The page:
In 2020-21, more than half of all falls leading to hospitalisation happened on a single-level surface (for example, by slipping or due to a collision), it says. Seven per cent of falls leading to hospitalisation involved stairs or steps.

Have you or someone close to you had a serious fall recently? What impact has it had? Did it result in a stay in hospital? Why not share your thoughts in the comments section below?

Written by Andrew Gigacz

Andrew has developed knowledge of the retirement landscape, including retirement income and government entitlements, as well as issues affecting older Australians moving into or living in retirement. He's an accomplished writer with a passion for health and human stories.

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  1. He seems to be calling for more research and more groups to share concern.
    I thought all the research etc had already been done and what’s needed are concrete actions.
    There seems to be no plan to actually do anything.

  2. I’m 77 and suffer from Peripheral Neuropathy (PN), which means I have no feeling in my feet and legs below the knee … PN also affects one’s sense of balance and sufferers often experience many falls.
    I find the worst place in my house for falls to occur is the bathroom, but my idiot landlord (who, herself, is in her seventies and should know better) won’t allow us to install handles and other safety devices in the bathroom, as “it would affect the value of the house”.
    This it certainly would … it would INCREASE the value of the house!
    What the goverment needs to do is to legislate that every house in Austrlia should have handles and other safety devices installed as the law (the same as they have done with smoke alarms).
    Such legislation would be very simple to enact and would be much more helpful in reducing fall numbers than any of the talkfests proposed above. Keep it simple, stupid!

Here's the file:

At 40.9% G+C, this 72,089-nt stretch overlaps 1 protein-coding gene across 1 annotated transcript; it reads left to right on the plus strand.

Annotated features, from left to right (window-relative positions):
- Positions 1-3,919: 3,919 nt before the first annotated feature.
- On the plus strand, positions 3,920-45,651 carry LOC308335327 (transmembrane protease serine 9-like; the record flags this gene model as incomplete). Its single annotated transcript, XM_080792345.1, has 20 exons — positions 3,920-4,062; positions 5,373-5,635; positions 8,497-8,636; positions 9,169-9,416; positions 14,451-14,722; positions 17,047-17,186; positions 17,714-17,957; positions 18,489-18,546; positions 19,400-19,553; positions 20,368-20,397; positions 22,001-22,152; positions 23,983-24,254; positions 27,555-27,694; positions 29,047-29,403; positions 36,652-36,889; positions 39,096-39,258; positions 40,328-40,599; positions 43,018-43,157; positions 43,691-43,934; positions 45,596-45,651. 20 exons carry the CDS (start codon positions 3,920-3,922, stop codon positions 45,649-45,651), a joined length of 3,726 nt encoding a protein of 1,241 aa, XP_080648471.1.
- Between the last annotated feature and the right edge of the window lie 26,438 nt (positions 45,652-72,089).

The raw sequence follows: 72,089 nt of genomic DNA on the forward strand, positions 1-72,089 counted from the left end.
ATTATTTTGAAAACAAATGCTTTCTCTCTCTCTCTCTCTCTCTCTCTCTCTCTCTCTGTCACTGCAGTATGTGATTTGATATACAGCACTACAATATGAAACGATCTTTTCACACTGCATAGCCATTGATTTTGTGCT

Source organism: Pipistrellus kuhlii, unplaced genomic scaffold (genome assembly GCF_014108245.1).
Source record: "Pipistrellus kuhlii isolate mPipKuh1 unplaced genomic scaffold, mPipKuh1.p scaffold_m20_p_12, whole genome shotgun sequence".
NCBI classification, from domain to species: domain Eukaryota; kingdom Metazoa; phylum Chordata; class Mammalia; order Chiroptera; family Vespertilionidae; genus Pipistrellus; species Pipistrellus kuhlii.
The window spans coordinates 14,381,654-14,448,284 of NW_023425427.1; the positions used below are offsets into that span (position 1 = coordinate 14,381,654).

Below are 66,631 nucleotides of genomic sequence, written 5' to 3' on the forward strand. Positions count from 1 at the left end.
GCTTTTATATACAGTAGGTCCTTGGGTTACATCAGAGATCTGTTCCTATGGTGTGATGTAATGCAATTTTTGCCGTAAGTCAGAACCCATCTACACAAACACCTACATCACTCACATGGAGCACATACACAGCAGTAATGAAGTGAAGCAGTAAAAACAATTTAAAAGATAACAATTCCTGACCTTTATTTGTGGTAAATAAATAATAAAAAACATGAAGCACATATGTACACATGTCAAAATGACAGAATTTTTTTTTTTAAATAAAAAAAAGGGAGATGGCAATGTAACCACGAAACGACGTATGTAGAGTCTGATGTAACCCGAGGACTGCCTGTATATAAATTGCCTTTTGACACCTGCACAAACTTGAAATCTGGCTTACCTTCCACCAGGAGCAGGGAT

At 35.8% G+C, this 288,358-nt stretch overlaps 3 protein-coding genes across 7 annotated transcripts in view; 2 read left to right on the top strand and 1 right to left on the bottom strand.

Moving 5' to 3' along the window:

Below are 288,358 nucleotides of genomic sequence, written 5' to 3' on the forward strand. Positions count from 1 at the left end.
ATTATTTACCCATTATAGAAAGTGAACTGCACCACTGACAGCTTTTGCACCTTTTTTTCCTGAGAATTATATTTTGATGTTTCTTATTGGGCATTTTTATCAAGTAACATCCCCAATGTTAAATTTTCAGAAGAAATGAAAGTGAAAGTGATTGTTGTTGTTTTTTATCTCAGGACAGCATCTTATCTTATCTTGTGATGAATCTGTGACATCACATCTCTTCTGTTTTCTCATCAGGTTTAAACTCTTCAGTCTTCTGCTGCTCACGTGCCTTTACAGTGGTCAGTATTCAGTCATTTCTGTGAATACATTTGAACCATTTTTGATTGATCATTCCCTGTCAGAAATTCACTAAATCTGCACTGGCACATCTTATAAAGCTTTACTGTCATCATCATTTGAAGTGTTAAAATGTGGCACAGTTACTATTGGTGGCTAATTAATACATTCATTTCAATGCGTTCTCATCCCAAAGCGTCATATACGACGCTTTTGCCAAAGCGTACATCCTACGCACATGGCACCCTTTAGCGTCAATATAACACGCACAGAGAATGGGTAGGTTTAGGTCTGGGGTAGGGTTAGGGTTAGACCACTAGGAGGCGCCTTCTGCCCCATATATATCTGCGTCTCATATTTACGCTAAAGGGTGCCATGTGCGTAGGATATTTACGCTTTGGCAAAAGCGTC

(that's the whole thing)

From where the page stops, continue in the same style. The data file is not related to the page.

3. Perfect example of what is wrong with finding solutions in Australia. The method is full of red tape and lengthy procedure and way too costly. This is how effective solutions work- 1. Identify action required. 2. Consider effects of actions on anything else. 3. Do it! Introduce solutions without a load of red tape and expense. That’s how you benefit most people. Not by setting up committees, arranging never-ending meetings, paying huge fees out of taxpayers money and taking years to implement. Get real people!

  4. In our local footpaths in front of numerous houses, a government agency or business has cut strips about 20cm wide out of the concrete to access water pipes or wires. Those strips have been replaced but now all sit 2 or 3cm below the level of the path, causing a hard-to-see trip hazard – NO care, NO responsibility! 😛

  5. I fell while getting to my husband’s car back at the end of July. My ankle got caught under the left front wheel and got broken. Spent two and a half months in the hospital and had three surgeries, so it was and still is a problem for me. I would be delighted if the govt would give me enough in my aged care package to do some repairs and changes around the house. I don’t want a fortune but some of the changes (e.g. a metre step lift) would be a big help. A ramp into the house (which I don’t need) costs $1000 per metre and has to be 7 metres long. The wastage is enormous. Anything you buy with the AG package has to be new! One can’t search for a step-lift second hand, a wheelchair secondhand….and the providers load their “fee” for paying for whatever you buy, on top of the cost. (sigh)